Wife: What I remember about that day was, that time there was not much cash; our dressing was somehow (laughs).
Husband (cuts in): It was simple. The truth was that we were poor. Even though she was working, she was earning about N300.00 or N400.00. I just finished serving and working somewhere and the pay was just N200.00. It was really tough. It was a quiet, short ceremony.
It happened in Warri South Local Government Council. I remember that day I was full of nerves because of the opposition, and the fact that we were getting into something that we don’t know how it will end. But we were strong in love, and that was what guided us. That was the strong support we had, and we damned every other consequence.
Since you got married up till now, what do you like most about him?
Wife: He is caring and supportive
What do you like most about her?
Husband: She has never changed; she has always been a pillar of support to the family. It is not as if we do not have our faults but if you want to score her on a scale of zero to ten, she will come out with A. There is love; she is a devoted mother and wife.
Can you remember your first misunderstanding in marriage and how you resolved it?
Husband: I can’t forget; it was in Warri. I can’t remember what triggered the domestic quarrel but I know that I got a little physical. And that was the very first time; that was like two, three years into the marriage. It was really tough then because we were really broke. That is not the reason why we had that misunderstanding anyway. It was just man-wife issue, like I told you; I have forgotten the exact details…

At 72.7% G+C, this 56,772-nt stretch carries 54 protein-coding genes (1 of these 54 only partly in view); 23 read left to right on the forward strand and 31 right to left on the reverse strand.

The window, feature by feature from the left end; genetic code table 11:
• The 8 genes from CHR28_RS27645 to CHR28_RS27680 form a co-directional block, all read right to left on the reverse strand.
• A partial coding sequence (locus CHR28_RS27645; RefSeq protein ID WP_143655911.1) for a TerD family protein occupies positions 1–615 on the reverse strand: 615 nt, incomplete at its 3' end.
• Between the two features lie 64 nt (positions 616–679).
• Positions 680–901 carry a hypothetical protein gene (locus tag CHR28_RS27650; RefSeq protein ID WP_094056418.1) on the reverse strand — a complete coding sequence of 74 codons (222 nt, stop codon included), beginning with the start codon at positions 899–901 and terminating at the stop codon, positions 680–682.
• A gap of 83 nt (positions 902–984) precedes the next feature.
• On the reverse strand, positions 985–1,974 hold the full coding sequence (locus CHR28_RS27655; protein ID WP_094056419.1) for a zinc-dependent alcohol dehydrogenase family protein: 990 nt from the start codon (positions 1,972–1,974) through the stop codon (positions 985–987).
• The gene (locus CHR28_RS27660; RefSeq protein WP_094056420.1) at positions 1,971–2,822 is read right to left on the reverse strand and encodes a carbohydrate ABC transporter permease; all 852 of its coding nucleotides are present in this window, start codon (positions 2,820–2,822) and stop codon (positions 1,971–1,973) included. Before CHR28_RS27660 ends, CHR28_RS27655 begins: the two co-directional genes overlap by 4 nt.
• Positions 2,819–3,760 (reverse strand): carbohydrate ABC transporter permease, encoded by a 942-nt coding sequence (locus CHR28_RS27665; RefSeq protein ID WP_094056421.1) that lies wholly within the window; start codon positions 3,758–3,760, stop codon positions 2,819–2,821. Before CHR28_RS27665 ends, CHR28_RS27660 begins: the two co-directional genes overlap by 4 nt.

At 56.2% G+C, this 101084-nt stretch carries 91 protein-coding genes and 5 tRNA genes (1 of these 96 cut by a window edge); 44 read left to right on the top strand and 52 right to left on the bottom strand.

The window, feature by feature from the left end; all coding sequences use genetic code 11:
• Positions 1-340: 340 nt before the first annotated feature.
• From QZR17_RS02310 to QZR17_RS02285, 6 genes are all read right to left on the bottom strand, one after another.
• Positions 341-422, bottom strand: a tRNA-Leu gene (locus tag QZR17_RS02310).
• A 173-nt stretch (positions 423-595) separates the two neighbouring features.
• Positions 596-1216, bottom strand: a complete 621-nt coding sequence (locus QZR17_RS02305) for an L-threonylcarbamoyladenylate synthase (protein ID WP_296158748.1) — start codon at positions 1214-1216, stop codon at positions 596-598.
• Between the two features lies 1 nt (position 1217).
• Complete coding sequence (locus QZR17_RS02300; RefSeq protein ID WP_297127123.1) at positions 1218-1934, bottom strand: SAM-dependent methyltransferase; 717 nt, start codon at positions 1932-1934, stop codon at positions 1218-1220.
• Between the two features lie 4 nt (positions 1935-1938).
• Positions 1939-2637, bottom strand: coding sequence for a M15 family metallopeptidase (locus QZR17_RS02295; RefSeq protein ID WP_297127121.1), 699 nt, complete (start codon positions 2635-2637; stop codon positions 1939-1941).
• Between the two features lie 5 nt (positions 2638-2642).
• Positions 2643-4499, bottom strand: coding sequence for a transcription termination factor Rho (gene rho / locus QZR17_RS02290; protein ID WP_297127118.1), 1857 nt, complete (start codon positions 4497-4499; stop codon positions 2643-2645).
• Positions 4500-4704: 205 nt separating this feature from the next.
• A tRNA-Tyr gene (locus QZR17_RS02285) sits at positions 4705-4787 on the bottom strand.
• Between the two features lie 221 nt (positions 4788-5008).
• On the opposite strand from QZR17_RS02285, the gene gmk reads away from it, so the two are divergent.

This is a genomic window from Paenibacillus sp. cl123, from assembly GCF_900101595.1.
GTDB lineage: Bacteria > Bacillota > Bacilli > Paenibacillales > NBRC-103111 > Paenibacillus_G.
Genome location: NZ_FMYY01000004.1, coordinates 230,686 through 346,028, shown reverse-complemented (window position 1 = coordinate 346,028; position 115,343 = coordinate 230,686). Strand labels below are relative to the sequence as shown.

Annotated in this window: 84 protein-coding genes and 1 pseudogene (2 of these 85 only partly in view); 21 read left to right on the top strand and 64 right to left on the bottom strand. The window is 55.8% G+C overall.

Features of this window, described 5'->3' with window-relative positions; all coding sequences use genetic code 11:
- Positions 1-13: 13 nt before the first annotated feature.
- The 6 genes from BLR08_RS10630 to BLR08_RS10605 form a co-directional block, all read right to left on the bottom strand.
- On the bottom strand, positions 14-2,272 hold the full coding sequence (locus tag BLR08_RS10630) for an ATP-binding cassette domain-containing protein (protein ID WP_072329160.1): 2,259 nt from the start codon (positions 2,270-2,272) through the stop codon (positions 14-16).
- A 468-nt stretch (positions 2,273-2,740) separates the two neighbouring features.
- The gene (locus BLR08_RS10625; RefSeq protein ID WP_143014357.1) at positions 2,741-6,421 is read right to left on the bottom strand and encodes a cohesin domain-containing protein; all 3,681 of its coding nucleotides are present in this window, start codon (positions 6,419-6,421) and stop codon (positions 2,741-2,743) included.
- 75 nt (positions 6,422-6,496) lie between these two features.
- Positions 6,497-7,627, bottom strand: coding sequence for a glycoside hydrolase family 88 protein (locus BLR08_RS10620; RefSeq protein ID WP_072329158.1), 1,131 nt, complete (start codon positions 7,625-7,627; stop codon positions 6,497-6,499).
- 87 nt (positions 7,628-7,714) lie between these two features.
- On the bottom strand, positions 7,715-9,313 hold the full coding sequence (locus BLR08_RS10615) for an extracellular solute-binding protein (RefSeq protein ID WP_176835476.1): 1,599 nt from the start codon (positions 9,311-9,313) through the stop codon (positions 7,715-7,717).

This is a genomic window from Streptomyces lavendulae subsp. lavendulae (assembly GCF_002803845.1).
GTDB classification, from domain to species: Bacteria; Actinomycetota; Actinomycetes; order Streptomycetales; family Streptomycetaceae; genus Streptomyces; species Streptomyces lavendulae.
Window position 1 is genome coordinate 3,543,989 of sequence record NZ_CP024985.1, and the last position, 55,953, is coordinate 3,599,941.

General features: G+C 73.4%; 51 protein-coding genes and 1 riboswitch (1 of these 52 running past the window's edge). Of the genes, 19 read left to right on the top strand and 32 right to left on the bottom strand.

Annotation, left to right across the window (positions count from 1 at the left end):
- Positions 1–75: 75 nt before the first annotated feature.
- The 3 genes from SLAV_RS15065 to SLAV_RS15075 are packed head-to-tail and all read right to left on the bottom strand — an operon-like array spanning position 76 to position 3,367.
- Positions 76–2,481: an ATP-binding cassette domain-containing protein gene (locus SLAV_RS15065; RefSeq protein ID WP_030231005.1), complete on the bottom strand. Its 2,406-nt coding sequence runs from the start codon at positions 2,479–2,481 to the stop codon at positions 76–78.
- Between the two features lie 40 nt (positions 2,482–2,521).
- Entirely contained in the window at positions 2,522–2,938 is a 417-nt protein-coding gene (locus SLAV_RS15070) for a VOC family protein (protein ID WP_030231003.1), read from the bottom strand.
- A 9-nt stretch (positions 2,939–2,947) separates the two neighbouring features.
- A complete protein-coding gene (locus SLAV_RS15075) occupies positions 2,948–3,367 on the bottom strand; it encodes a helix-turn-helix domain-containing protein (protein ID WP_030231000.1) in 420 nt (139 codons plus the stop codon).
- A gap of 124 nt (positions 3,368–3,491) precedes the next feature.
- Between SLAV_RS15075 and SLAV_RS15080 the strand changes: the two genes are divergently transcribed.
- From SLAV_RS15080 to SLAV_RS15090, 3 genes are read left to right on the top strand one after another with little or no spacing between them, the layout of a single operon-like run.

Wife (cuts in): It was anger. I don’t know what happened, whether he hit me, I just collapsed.
How did you resolve the issue?
Husband: Usually, the major thing that has kept us is credit to her, like I said, she is always going to keep the family. Everything we have done, we have understood that a third party will not come into it; we must resolve issues on our own, and that is what we have always done. We usually resolve our problems between us, no other person comes in.
Wife: I observe people. I was just observing but I don’t know how I fell into that trap. One thing I know, I try to avoid that area where I know that if I touch, it will backfire, so I try to avoid that area with wisdom. There are certain things or certain words I can’t say. There are certain areas he does not like; I just try to avoid those areas.
What advice do you have for bachelors intending to get married?
Husband: They should obey their hearts because if you do not obey your innermost desires, you are likely to go wrong, and the woman, it depends on the man’s standard. I prefer a homely wife and I saw those qualities in her.
So any man that is going to get married must be very honest with himself and look for a woman who will support him whether in sickness or in good health, whether in riches or poverty.